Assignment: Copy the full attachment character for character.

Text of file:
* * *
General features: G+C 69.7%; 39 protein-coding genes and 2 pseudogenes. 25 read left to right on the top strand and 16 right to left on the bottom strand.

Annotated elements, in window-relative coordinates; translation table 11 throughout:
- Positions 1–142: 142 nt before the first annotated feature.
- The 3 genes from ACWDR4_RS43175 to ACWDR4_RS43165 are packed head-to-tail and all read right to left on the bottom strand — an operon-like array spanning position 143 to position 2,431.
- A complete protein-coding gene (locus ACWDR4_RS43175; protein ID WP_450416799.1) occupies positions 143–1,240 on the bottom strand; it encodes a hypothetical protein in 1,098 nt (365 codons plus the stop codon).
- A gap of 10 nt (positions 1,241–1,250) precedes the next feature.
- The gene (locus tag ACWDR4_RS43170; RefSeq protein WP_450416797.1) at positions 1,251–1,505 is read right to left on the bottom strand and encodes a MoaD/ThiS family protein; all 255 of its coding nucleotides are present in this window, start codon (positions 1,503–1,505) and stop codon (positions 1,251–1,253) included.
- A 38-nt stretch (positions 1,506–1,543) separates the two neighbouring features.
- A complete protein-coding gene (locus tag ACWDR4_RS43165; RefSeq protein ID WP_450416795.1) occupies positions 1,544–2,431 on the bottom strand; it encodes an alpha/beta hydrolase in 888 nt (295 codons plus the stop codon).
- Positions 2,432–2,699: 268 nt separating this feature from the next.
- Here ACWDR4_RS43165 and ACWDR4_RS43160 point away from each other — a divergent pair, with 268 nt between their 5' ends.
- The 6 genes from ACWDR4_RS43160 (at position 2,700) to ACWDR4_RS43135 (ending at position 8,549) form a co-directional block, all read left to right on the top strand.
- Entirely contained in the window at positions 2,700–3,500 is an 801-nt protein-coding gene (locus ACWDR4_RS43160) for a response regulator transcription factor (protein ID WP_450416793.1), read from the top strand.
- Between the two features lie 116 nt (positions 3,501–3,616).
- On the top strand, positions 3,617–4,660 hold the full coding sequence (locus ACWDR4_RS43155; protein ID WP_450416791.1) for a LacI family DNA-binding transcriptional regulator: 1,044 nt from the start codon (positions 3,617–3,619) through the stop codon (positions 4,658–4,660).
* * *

General features: G+C 69.7%; 39 protein-coding genes and 2 pseudogenes. 25 read left to right on the top strand and 16 right to left on the bottom strand.

Annotated elements, in window-relative coordinates; translation table 11 throughout:
- Positions 1–142: 142 nt before the first annotated feature.
- The 3 genes from ACWDR4_RS43175 to ACWDR4_RS43165 are packed head-to-tail and all read right to left on the bottom strand — an operon-like array spanning position 143 to position 2,431.
- A complete protein-coding gene (locus ACWDR4_RS43175; protein ID WP_450416799.1) occupies positions 143–1,240 on the bottom strand; it encodes a hypothetical protein in 1,098 nt (365 codons plus the stop codon).
- A gap of 10 nt (positions 1,241–1,250) precedes the next feature.
- The gene (locus tag ACWDR4_RS43170; RefSeq protein WP_450416797.1) at positions 1,251–1,505 is read right to left on the bottom strand and encodes a MoaD/ThiS family protein; all 255 of its coding nucleotides are present in this window, start codon (positions 1,503–1,505) and stop codon (positions 1,251–1,253) included.
- A 38-nt stretch (positions 1,506–1,543) separates the two neighbouring features.
- A complete protein-coding gene (locus tag ACWDR4_RS43165; RefSeq protein ID WP_450416795.1) occupies positions 1,544–2,431 on the bottom strand; it encodes an alpha/beta hydrolase in 888 nt (295 codons plus the stop codon).
- Positions 2,432–2,699: 268 nt separating this feature from the next.
- Here ACWDR4_RS43165 and ACWDR4_RS43160 point away from each other — a divergent pair, with 268 nt between their 5' ends.
- The 6 genes from ACWDR4_RS43160 (at position 2,700) to ACWDR4_RS43135 (ending at position 8,549) form a co-directional block, all read left to right on the top strand.
- Entirely contained in the window at positions 2,700–3,500 is an 801-nt protein-coding gene (locus ACWDR4_RS43160) for a response regulator transcription factor (protein ID WP_450416793.1), read from the top strand.
- Between the two features lie 116 nt (positions 3,501–3,616).
- On the top strand, positions 3,617–4,660 hold the full coding sequence (locus ACWDR4_RS43155; protein ID WP_450416791.1) for a LacI family DNA-binding transcriptional regulator: 1,044 nt from the start codon (positions 3,617–3,619) through the stop codon (positions 4,658–4,660).